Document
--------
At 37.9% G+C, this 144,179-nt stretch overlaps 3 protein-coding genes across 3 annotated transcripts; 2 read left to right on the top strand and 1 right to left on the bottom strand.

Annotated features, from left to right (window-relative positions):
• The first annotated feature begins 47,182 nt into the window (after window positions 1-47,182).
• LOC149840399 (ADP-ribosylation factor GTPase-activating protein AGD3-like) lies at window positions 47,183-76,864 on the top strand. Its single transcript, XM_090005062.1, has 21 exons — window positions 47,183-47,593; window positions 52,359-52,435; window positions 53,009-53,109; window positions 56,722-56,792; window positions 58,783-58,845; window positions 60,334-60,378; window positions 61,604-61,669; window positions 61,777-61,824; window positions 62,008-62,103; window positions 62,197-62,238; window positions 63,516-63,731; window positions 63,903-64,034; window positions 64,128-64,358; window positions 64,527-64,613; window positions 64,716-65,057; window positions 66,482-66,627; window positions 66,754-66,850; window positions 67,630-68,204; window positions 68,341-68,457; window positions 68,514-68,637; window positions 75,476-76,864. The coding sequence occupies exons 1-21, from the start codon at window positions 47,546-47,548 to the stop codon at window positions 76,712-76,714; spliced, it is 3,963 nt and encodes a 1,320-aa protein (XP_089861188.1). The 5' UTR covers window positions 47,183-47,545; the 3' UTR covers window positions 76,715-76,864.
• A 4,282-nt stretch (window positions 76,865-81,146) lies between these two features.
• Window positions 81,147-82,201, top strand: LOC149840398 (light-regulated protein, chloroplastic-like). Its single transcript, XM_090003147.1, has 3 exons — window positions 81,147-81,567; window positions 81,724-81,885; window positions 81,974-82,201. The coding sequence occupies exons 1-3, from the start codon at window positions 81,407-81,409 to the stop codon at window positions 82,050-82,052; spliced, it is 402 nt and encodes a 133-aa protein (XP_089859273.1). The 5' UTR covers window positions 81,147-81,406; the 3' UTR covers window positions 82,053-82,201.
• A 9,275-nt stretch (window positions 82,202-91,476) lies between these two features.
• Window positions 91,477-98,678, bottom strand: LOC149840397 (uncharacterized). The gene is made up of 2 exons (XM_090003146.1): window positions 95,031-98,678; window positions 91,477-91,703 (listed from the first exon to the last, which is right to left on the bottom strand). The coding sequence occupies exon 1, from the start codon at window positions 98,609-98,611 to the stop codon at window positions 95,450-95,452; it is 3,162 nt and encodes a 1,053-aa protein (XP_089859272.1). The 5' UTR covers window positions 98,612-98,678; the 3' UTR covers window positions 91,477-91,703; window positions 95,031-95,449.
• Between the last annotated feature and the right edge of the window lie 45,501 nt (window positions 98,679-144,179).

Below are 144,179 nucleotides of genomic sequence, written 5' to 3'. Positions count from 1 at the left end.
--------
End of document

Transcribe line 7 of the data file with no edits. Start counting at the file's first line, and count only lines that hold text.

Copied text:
• A 9,275-nt stretch (window positions 82,202-91,476) lies between these two features.